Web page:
A new study by Amnesty International has found that the New York Police Department (NYPD) can track people across three of the city’s five boroughs using facial recognition technology combined with a staggering number of surveillance cameras.
The NGO said the scale and power of the police department’s systems give it an “Orwellian” ability to track people across the city – with particularly severe implications for those already targeted by discriminatory policing practices.
At the start of May, Amnesty recruited thousands of volunteers to tag surveillance cameras at intersections across Manhattan, Brooklyn and the Bronx using images from Google Street View. They have so far identified 15,280 cameras across the three boroughs, with certain neighbourhoods particularly heavily surveilled.
According to the project’s lead researchers, poorer neighbourhoods of colour are host to some of the most heavily surveilled street intersections. East New York in Brooklyn, which the last census recorded as 54.4 per cent Black, 30 per cent Hispanic and 8.4 per cent white, was top of Amnesty’s ranking of most heavily watched neighbourhoods, with 577 cameras found at street intersections across a relatively small area.
The findings come after a year that has seen the NYPD under increasing pressure over its policing practices, in particular its failure to tackle institutional racism. The disproportionate arrests and violence it metes out to communities of colour helped fuel the protests that filled streets across the city in the summer of 2020.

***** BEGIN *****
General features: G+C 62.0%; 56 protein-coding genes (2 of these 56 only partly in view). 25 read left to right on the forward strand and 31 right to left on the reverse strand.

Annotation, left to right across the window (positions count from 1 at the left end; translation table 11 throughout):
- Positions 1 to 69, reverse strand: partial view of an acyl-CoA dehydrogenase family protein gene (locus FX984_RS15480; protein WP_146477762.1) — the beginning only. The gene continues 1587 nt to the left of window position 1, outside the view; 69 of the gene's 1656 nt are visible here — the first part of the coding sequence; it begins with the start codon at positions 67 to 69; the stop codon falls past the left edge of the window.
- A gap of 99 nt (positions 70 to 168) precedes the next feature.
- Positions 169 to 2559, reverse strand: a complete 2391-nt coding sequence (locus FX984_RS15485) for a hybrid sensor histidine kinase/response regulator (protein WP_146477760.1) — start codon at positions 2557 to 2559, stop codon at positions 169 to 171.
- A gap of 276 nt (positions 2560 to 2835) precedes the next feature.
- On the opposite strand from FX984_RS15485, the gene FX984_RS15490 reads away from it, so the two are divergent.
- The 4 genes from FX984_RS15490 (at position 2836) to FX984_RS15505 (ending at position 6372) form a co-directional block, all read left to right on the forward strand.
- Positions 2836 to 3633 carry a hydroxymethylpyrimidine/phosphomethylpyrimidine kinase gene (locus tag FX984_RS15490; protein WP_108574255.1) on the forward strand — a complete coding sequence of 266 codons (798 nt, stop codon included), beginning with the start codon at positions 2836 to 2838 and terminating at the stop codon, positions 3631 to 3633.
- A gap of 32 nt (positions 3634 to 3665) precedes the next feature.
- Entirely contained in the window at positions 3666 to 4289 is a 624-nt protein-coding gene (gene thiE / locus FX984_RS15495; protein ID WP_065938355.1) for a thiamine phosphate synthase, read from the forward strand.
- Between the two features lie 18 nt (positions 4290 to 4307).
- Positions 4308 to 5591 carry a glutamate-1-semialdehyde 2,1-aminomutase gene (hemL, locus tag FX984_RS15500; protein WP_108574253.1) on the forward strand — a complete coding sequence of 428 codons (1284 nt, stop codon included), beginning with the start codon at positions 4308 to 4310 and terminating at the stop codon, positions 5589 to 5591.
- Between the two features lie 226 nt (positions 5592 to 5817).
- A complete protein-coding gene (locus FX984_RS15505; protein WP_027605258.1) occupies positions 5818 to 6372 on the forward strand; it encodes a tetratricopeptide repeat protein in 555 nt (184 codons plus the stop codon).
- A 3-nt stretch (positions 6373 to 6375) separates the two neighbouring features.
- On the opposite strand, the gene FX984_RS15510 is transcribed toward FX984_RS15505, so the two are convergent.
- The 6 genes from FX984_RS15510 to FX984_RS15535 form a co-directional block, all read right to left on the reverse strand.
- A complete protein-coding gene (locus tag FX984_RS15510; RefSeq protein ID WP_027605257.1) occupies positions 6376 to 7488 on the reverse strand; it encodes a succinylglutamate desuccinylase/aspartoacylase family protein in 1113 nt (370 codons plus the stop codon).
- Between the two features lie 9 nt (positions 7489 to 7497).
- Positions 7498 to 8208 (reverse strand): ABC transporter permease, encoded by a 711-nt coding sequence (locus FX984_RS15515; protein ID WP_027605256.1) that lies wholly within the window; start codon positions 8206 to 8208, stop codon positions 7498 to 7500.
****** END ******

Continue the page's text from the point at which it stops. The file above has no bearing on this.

The police response to those protests was often criticised as disproportionately harsh when it came to dealing with demonstrators themselves, with the force’s Strategic Response Group beating peaceful protesters with batons and arresting them for kneeling in the street.
Amnesty points out that aside from violent encounters on the streets, the force also used facial recognition technology to track Black Lives Matter protesters. One activist, Derrick Ingraham, found 50 police officers gathered outside his apartment and a police helicopter overhead after the force apparently used a picture from his Instagram page to find him. He was pursued for shouting in an officer’s ear with a bullhorn.
Matt Mahmoudi, artificial intelligence & human rights researcher at Amnesty, warned that information about the workings and uses of the NYPD’s surveillance structure is still hard to come by. The department dismissed freedom of information requests from the NGO and its partners in the “Ban the Scan” campaign.
“People across the world are deeply concerned about the risk that facial recognition poses to our societies,” said Mr Mahmoudi.
“That is why Amnesty International, and coalition members from over a dozen NYC-based organisations, are calling on authorities to outlaw the use of facial recognition technology by all government agencies in New York City.”
“State Senators, City Councillors and prospective mayoral candidates have one choice - ban the scan, or risk turning New York into a surveillance city right out of the authoritarian playbook.”